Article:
What Is a 'Badge Factory'? Trump Donor Robert Mercer Can Carry Concealed Firearms Anywhere in the U.S.

Damon Thueson demonstrates a gun holster at a concealed carry permit class in Provo, Utah, on December 19, 2015. A Bloomberg article published on Wednesday reported that billionaire Trump backer Robert Mercer may be among those using rumored “badge factories,” or police or sheriff’s departments that liberally dole out badges, allowing them to carry concealed firearms legally anywhere in the country. George Frey/Getty Images

Billionaire Trump supporter Robert Mercer may have spent years moonlighting as a part-time cop more than 2,000 miles from his home so he could carry a concealed firearm anywhere in the country, according to a new report.

For about six years, the now-71-year-old Mercer repeatedly traveled over 2,000 miles from his home in Long Island, New York, to volunteer as a police officer in a small New Mexico town. Although the enigmatic hedge-fund manager's motive behind the public service may not be clear—he and his family rarely issue public statements—according to Bloomberg, his travels show "just how far a man of means will go to get something he can't buy: the right to carry a concealed firearm anywhere in America."

Organizations tied to Mercer have for years promoted a law that allows off-duty officers—including reservists like Mercer—to carry concealed firearms, Bloomberg reported. Under the 2004 law, volunteer work at a police department can thus become a workaround for those otherwise unable to acquire a concealed carry permit.

Some police departments are rumored to make such a loophole easier to come by, extending badges to friends or in exchange for cash. The gun community has dubbed such law enforcement agencies "badge factories," according to Bloomberg.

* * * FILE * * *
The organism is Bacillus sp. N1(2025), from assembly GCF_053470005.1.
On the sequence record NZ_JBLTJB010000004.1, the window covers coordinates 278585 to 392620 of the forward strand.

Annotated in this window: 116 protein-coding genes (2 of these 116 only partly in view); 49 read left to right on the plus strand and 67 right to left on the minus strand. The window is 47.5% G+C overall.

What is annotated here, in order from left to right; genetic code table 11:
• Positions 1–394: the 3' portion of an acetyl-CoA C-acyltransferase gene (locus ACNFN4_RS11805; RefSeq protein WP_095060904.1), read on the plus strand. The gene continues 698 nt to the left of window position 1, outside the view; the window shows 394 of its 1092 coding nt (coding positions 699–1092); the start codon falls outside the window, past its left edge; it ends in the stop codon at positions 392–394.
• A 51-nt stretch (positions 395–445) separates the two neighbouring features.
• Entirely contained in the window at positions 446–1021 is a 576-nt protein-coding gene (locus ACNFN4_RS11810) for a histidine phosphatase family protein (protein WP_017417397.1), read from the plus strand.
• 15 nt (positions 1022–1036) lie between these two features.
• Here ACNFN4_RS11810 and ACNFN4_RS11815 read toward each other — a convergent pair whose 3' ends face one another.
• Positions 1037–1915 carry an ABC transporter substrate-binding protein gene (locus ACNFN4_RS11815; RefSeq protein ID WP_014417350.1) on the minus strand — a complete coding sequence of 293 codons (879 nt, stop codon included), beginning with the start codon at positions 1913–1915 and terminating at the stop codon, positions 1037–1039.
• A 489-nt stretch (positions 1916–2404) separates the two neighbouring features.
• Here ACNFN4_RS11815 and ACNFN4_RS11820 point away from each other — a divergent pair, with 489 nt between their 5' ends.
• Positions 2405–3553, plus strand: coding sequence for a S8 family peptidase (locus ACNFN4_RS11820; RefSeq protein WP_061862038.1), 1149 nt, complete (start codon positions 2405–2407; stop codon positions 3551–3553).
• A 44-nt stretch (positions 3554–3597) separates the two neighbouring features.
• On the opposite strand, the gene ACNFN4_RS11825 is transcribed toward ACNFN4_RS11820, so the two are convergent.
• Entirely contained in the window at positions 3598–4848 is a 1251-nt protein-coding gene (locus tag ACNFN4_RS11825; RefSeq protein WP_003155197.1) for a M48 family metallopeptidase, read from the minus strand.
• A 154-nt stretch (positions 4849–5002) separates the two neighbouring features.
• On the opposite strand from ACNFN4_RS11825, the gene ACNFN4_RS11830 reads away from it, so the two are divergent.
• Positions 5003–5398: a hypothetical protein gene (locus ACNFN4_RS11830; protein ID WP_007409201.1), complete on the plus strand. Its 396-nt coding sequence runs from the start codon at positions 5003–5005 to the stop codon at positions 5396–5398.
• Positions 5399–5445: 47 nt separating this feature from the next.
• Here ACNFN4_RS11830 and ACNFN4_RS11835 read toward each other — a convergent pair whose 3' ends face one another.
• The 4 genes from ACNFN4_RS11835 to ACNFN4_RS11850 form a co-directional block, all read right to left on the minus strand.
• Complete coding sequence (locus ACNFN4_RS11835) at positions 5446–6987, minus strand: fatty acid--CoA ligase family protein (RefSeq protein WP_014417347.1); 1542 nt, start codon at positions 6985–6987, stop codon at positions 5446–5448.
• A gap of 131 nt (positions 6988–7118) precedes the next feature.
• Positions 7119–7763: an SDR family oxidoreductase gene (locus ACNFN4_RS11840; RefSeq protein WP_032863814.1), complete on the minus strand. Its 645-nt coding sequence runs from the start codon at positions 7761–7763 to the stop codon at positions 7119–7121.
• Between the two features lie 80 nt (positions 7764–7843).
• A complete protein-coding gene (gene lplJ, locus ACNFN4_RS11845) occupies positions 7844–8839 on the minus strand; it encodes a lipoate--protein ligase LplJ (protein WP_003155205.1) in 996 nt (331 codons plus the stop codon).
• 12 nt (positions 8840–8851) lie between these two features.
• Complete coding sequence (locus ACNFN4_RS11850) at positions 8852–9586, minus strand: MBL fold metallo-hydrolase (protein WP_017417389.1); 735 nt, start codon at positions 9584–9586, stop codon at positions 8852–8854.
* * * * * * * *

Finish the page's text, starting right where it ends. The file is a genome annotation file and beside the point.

David Chipman, a senior policy advisor at the gun safety organization Giffords, told Newsweek the existence of so-called badge factories is "insane."

"It's almost like departments are operating like a real-life Westworld, where people with means can pretend they're cops," Chipman said, referring to the HBO series where well-heeled patrons can pay to live out their fantasies in a Wild West setting. "It's absurd [...] just insane."

Chipman, a former Alcohol, Tobacco, Firearms and Explosives agent, said carrying a badge is an "honor and duty" meant only for those individuals who have undergone intense training, not for high-rollers to who want to carry guns.

"It's dangerous. And as a police professional it's shocking," he said. "Policing is not the opportunity to allow big donors to play pretend at the risk of public safety."

For about six years, Mercer was one of the scores of reservists volunteering at the Lake Arthur Police Department, a police station with just one full-time employee (it's chief, William Norwood) and in a town with a population of just 433.

The billionaire septuagenarian is an avid gun enthusiast. He reportedly built a private pistol range in the basement of his Suffolk County home and is a part-owner of Centre Firearms Company, Inc. In 2012, several of his associates, including his son-in-law George Wells, founded a group under the anodyne name Law Enforcement Education Organization, Bloomberg reported. Mercer may have poured more than $400,000 into that organization's sister foundation to help educate local law enforcement agencies nationwide about the Law Enforcement Officers Safety Act of 2004, which allowed officers to carry concealed firearms, regardless of whether they're off-duty or within their jurisdiction, according to Bloomberg. Centre Firearms also sponsored the foundation.

That right would be a significant workaround for Mercer, a resident of New York, where local gun laws are highly restrictive.

Norwood dismissed the notion that his department was a badge factory. He told Bloomberg that if carrying a concealed gun was the goal, volunteering at his department wouldn't be worth the effort: The department requires volunteers to work 96 hours of patrol and have 20 hours of training a year.

Oliver Brooks, a reserve captain who assumed administrative duties at the department in 2016 and subsequently cut the lists of reservists nearly in half—it's now 84—told the outlet, "There may have been some abuses in the past [...] but whenever we find out about them, we take action."

Most of the 84 reservists, which include several of the country's most elite soldiers, such as former Navy SEALs, live hundreds of miles away.

Mercer, Wells and Wells's longtime pal Peter Pukish, also a founding member of the Law Enforcement Education Organization, all joined the Lake Arthur force on the same day in September 2011, according to documents Norwood provided to Bloomberg. Mercer and Wells left the department in last September. Pukish left in February.